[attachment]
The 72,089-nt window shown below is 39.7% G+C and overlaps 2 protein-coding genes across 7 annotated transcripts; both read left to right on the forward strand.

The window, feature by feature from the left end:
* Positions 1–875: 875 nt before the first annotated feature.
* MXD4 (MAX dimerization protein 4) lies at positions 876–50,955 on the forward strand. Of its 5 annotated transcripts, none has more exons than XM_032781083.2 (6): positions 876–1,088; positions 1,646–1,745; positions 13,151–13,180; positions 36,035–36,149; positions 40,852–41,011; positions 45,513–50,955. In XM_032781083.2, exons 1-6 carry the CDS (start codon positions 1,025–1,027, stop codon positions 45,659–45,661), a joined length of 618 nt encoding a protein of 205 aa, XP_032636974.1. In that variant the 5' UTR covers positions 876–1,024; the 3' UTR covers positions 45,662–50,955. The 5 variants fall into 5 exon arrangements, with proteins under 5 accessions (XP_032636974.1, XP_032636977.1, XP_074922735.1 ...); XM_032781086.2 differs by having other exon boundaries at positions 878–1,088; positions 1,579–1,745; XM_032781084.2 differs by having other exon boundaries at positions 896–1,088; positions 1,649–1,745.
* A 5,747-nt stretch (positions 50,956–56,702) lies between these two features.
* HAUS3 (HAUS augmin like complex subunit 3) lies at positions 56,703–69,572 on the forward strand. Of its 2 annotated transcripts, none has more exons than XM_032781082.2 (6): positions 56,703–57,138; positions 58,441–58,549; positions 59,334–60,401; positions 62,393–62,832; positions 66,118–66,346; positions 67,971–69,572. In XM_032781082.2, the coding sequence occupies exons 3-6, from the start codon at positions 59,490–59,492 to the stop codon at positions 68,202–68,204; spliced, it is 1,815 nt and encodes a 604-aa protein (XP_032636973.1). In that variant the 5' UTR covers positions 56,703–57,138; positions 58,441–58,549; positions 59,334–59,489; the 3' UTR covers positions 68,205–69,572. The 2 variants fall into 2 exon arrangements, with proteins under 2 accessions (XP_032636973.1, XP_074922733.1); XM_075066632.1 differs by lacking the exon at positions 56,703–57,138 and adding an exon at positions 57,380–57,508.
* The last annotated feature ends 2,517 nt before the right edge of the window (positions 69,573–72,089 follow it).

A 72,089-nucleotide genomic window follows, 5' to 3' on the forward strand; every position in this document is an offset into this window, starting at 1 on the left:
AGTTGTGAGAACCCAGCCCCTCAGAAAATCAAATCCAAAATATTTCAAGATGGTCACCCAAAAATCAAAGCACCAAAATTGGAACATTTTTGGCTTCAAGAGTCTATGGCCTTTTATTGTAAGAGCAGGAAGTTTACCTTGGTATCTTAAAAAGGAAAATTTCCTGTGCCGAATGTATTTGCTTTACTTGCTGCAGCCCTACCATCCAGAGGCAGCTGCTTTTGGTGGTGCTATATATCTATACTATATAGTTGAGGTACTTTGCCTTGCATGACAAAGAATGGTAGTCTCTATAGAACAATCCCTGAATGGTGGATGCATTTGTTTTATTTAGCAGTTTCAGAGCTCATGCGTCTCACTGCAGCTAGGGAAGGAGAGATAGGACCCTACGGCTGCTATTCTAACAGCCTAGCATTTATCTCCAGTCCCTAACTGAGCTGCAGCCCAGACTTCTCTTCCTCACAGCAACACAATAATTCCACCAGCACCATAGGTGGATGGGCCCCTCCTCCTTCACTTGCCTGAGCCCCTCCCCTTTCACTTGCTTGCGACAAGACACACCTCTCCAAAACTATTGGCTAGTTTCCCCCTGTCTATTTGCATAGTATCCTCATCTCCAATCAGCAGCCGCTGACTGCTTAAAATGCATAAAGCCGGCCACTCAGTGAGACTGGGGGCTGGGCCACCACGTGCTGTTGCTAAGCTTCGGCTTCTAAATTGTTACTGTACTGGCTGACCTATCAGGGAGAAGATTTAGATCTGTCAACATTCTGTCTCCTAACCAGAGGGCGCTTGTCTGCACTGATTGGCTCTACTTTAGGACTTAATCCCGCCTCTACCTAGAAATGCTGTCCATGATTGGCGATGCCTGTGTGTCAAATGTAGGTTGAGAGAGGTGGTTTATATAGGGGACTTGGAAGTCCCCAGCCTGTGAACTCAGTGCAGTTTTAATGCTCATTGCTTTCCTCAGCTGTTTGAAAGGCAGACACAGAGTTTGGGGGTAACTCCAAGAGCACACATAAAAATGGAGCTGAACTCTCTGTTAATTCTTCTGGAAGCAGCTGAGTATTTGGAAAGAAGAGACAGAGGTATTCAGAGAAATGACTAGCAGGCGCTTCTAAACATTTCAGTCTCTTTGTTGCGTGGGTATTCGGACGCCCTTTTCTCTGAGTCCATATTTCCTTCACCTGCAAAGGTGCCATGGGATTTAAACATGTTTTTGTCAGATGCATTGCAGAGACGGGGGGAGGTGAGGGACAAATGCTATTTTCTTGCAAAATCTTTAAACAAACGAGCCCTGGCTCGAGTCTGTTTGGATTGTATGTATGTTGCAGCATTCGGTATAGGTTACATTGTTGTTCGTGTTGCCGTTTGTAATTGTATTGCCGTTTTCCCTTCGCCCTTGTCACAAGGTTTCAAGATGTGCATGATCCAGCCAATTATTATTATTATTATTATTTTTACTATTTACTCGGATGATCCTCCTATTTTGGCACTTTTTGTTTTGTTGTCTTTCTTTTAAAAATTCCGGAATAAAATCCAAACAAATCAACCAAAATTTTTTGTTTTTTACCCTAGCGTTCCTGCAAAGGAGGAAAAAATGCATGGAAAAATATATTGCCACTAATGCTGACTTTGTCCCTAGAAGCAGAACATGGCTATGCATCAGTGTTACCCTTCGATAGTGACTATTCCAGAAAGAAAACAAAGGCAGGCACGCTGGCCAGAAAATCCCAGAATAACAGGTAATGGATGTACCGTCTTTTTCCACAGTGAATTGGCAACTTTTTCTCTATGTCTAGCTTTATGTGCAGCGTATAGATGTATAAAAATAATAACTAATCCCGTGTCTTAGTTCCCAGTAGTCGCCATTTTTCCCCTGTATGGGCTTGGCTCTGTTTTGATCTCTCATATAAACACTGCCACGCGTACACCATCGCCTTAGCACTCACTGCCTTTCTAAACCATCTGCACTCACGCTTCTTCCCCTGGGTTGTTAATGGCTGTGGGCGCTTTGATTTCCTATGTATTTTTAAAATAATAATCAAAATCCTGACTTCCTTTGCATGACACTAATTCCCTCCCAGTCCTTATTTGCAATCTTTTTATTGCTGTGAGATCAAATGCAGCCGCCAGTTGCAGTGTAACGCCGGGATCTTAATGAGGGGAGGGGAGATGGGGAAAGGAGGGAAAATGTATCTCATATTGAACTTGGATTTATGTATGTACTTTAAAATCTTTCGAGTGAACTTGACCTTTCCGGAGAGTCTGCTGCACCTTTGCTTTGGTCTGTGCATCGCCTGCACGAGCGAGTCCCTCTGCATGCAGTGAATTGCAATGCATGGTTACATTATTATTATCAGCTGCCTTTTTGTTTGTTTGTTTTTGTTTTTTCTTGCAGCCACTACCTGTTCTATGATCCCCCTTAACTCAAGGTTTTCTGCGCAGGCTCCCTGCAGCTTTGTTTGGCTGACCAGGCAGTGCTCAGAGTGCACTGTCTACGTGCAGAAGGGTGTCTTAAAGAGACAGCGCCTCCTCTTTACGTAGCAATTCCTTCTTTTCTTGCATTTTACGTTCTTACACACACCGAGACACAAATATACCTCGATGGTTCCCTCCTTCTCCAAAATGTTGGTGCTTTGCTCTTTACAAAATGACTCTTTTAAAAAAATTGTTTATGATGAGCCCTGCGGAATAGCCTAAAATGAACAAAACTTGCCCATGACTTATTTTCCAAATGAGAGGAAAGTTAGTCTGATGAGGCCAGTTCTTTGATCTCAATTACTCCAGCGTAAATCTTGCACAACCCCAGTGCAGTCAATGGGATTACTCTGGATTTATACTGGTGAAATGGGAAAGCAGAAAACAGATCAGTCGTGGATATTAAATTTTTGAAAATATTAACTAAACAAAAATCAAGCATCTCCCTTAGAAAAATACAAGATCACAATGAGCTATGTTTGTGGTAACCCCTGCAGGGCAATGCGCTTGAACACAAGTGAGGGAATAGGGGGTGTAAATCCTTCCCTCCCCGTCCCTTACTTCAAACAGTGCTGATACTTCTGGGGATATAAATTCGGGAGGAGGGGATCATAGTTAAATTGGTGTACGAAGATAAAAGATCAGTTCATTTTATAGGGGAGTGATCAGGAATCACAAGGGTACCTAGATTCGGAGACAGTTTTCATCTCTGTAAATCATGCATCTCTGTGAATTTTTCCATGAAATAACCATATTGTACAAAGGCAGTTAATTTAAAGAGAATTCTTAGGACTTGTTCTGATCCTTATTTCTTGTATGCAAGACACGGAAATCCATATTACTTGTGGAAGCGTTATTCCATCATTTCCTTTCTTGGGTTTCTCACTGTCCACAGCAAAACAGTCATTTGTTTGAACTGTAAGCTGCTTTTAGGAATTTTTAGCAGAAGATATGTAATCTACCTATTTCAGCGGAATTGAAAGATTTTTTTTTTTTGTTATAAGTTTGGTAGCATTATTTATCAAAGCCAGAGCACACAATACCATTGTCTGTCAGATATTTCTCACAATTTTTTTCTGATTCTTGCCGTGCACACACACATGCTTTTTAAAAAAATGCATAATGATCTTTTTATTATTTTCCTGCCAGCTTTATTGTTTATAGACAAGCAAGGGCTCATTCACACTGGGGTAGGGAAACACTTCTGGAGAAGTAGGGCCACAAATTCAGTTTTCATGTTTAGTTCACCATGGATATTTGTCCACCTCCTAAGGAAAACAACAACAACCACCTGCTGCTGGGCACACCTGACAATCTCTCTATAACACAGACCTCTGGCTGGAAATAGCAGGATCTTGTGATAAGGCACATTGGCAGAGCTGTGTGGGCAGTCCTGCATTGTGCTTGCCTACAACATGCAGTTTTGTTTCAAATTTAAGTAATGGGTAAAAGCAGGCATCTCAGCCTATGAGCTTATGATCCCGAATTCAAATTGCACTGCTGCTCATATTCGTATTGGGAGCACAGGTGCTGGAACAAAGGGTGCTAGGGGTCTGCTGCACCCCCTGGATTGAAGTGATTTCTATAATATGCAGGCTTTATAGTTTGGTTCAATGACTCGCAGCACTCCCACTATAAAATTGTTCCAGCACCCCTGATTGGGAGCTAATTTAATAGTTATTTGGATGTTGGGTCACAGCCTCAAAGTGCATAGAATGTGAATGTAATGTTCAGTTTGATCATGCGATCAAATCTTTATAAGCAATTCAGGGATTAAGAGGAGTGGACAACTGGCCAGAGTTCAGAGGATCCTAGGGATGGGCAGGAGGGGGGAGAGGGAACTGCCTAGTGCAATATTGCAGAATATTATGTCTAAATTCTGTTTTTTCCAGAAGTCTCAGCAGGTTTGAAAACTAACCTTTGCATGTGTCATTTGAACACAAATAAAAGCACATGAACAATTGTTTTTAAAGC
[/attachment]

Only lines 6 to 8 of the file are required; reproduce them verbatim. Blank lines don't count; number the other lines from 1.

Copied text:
* HAUS3 (HAUS augmin like complex subunit 3) lies at positions 56,703–69,572 on the forward strand. Of its 2 annotated transcripts, none has more exons than XM_032781082.2 (6): positions 56,703–57,138; positions 58,441–58,549; positions 59,334–60,401; positions 62,393–62,832; positions 66,118–66,346; positions 67,971–69,572. In XM_032781082.2, the coding sequence occupies exons 3-6, from the start codon at positions 59,490–59,492 to the stop codon at positions 68,202–68,204; spliced, it is 1,815 nt and encodes a 604-aa protein (XP_032636973.1). In that variant the 5' UTR covers positions 56,703–57,138; positions 58,441–58,549; positions 59,334–59,489; the 3' UTR covers positions 68,205–69,572. The 2 variants fall into 2 exon arrangements, with proteins under 2 accessions (XP_032636973.1, XP_074922733.1); XM_075066632.1 differs by lacking the exon at positions 56,703–57,138 and adding an exon at positions 57,380–57,508.
* The last annotated feature ends 2,517 nt before the right edge of the window (positions 69,573–72,089 follow it).

A 72,089-nucleotide genomic window follows, 5' to 3' on the forward strand; every position in this document is an offset into this window, starting at 1 on the left: